We are going to look at the 3 equity funds and compare their composition to understand what we are investing in. It illuminates why following the academia portfolio allocations really makes little sense these days.
The index the TSP International fund tracks has not been around as long as the TSP S fund index so we first look at the two US funds over the longer period of time.
The TSP S fund started in 2003 near the bottom of a bear market. It's outperformance is one of chance having under-performed since 1994 when the index the fund tracks was first designed.
Combined the TSP C fund and TSP S fund account for the bulk of US companies listed on US exchanges. The TSP C fund has around 500 of the largest US companies, hence the name SP500. The TSP S fund captures all the rest of the US stocks and this is why I like to call it the non-sp500 index for simplicity. In the late 1990s, there were over 12,000 companies in the US and now we are sitting with about 4000 of which 3500 are in the TSP S fund.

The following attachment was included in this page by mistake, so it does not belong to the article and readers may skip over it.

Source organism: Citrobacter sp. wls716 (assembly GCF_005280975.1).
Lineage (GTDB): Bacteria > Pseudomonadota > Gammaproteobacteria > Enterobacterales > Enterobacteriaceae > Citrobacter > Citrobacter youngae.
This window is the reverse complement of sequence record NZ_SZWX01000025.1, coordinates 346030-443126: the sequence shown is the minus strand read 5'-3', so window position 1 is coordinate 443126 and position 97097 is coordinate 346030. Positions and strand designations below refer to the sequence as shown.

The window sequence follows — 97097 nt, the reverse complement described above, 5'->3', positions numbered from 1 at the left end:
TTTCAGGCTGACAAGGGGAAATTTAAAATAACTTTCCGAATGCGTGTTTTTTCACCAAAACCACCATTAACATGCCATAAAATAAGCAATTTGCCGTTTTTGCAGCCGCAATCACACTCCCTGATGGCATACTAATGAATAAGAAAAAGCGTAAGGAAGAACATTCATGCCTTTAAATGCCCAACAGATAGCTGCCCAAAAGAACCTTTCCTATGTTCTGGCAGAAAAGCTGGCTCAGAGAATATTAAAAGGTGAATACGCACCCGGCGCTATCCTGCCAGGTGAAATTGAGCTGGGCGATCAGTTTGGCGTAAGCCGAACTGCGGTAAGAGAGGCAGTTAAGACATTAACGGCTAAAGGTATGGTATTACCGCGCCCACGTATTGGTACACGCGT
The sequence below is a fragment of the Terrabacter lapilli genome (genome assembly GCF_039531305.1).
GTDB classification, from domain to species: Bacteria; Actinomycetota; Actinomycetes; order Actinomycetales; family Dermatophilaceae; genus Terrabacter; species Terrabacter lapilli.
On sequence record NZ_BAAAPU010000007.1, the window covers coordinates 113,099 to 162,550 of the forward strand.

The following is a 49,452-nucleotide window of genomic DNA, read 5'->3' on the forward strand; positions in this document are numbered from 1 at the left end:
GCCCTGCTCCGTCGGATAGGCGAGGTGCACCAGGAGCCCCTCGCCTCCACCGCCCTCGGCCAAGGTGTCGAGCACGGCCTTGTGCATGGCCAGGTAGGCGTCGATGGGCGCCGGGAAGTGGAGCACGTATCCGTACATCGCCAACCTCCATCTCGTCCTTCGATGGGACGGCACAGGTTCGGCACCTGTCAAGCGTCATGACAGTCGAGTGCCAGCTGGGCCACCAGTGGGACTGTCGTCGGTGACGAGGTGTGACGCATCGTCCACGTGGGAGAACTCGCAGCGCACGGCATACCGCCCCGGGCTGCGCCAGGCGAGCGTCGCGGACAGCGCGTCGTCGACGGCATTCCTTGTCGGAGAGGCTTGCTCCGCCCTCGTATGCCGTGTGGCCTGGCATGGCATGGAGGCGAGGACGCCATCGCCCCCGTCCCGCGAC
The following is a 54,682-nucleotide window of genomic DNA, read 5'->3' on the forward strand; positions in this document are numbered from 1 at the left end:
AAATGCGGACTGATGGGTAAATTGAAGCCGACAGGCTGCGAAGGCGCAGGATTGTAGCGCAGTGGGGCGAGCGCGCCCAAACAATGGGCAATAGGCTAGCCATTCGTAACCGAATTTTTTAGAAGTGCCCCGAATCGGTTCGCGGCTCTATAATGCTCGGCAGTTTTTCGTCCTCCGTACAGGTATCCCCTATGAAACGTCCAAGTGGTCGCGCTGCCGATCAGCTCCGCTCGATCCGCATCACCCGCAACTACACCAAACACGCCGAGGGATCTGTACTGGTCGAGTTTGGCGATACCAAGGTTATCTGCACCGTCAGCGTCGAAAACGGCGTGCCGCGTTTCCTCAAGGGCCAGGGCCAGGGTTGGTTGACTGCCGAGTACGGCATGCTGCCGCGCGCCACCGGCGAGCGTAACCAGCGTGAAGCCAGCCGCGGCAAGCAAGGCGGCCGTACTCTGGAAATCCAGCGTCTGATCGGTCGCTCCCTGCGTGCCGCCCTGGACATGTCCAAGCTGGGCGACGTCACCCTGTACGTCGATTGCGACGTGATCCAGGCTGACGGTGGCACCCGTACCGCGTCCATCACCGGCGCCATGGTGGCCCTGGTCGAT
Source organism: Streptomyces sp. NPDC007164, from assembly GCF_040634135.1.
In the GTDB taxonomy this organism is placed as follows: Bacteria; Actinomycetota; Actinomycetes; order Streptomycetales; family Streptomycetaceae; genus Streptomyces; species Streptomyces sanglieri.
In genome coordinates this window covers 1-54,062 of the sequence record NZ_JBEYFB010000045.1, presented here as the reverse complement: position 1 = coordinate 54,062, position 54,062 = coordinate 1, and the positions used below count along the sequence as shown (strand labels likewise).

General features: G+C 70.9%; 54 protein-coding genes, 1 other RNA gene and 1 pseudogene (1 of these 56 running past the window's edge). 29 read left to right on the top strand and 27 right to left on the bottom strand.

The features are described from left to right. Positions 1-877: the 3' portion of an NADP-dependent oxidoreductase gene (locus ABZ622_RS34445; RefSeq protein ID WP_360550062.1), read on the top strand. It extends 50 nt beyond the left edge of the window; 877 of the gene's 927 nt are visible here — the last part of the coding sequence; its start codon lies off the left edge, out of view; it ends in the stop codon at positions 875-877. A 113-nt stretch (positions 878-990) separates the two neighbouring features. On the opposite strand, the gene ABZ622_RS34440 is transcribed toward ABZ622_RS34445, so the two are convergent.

While the TSP S fund has 7x as many stocks, the total value of these companies is only around 20% of the total US stock market. The TSP C fund accounts for 80%. There are many SP500 funds outside of TSP, but there are few exactly like the TSP S fund - one is the Vanguard fund (VXF ETF) that tracks the same index. We use this to watch the real-time performance of the TSP S fund because ETFs trade like stocks.
If you look at the TSP Lifecycle funds you will note that among the equity funds, they each hold a percentage based on the market value of each index. The ratio between the C and S fund matches their values (4 to 1). If you hold a 50/50 allocation then you are over-weighting small caps. To hold the total US market, you need to allocate 4x as much to the C fund as the S fund.